The Economist has a special seven part report on Judaism today. The editors of the Economist wrote the book God is Back a few years ago (discussed on this blog here and here) when they moved from their British approach of viewing the public sphere as secular to a profound religion is indeed back and touches most news stories. The Economist has become a beacon of proclaiming that we live in a post-secular age and are sure to give a well researched religion angle to most coverage. Whether you agree or not, and whether you like the interpretation of your movement, this report will be cited by people all over the world as the objective synthesis of the state of Judaism today. Think of the assimilation of the article into the world’s media as functioning similar to the way an article on Zoroasterian or Mandeans would be the baseline for the world’s journalists. These essays are good indicators of how outsiders read all the small bits of data about Judaism. Since The Economist is read in lands with little knowledge of Jews, they take a bird’s eye view of Judiasm.
They did more research than many Jewish publications. Here is the list of people they talked to but were not cited in the article:
Many people provided generous help in the preparation of this report. In addition to those mentioned in the text, the author’s sincere thanks go to: Marc Baker, Jonathan Boyd, Micha Brumlik, James Carroll, Maurice Dahan, Noach Dear, Motti Friedman, Malcolm Hoenlein, Shahar Ilan, Howard Jacobson, Laura Janner-Klausner, Anthony Julius, Matt King, Leya Landau, Orna Landau, Jeremy Leigh, Gideon Lichfield, Vernen Lieberman, Ruth Liechtenstein, Michael Melchior, Jeremy Newmark, Daniella Peled, George Rohr, Thierry Roos, Shmuel Rosner, Christian Schuler-Beigang, Zalman Shmotkin, Barry Shrage, Lindsay Simmonds, Iz Stein, Roz Stein, Dov Waxman, Rafi Zarum and Mort Zuckerman.
Notice in the report that Jew and Israeli has been conflated. Also notice the breakdown of denominational differences. They like Chabad, Limmud, day schools, and haredi birth rates as well as renewal and Ellenson. Some of their conclusions include:
Judaism is enjoying an unexpected revival. There are deep religious and political divisions, mostly centered on Israel. Israel is moving towards a more pluralistic Judaism. Chabad houses make Jews welcome wherever they go. Judaism has become a pluralistic buffet to suit all tastes. The political and the religious right are making common cause. They think the Haredim will eventually be included in some fashion in the draft.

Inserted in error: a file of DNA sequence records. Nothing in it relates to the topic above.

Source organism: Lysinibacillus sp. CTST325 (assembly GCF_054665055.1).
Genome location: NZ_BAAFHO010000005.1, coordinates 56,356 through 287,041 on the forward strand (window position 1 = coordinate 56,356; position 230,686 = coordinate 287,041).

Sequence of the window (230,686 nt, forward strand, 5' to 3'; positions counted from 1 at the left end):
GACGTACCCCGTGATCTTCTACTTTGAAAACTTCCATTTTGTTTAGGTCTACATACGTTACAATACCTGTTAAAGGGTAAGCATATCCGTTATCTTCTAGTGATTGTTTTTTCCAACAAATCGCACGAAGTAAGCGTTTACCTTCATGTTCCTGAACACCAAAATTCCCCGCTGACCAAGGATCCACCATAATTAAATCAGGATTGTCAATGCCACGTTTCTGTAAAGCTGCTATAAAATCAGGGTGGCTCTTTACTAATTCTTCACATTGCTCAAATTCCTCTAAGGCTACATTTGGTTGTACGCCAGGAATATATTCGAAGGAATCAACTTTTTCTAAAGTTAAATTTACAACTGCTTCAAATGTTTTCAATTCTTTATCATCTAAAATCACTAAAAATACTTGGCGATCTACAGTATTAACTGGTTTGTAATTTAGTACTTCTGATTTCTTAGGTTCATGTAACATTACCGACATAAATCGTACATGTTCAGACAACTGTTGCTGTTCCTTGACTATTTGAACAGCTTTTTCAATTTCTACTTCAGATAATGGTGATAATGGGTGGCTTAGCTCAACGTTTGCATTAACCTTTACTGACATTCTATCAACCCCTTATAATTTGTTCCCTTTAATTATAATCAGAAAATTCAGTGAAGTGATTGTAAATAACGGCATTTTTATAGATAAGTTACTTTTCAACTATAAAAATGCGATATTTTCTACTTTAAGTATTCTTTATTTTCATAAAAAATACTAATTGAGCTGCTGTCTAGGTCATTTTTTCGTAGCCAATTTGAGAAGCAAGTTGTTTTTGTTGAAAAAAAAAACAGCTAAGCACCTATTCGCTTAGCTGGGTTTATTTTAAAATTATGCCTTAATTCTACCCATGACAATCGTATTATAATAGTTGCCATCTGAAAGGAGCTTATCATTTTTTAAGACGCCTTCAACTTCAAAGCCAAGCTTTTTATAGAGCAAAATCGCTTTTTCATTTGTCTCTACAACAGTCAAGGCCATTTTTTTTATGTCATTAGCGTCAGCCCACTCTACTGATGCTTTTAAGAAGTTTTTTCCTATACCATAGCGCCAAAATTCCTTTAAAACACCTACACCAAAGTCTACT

Here are links the 7 parts in this special report
- Alive and well
- A buffet to suit all tastes
- An open invitation
- Talmud and cheesecake
- More Jewish than thou
- Who is a Jew?
- A Jewish spring?
“Today there’s Jewishness on the television, on the radio, in music, dance and theatre. There never used to be. That’s the measure of our success,” says Ruth Calderon, founder of Alma, the group that organises the learn-in at the museum and serves as a centre of Jewish studies in Tel Aviv all year round. Ms Calderon focuses on writers, artists and musicians. “I believe in elites,” she says. “Through them we’re reaching the mainstream.” A PhD in Talmud, she is determinedly secular. “Israeli youngsters know their Bible,” she says. “But Ben-Gurion robbed us of the Talmud’s wisdom. Growing up here I didn’t know my own culture. Now people are more open, curious, ready to listen.”
Arthur Green, a scholar of Jewish mysticism and a professor at a rabbinical school in Boston, blames Israel’s policy and American Jewry’s blanket support for it “for the fact that lots and lots of thinking Jews are walking away. And then we say, well, they’re not committed Jews anyway, so who cares about them?”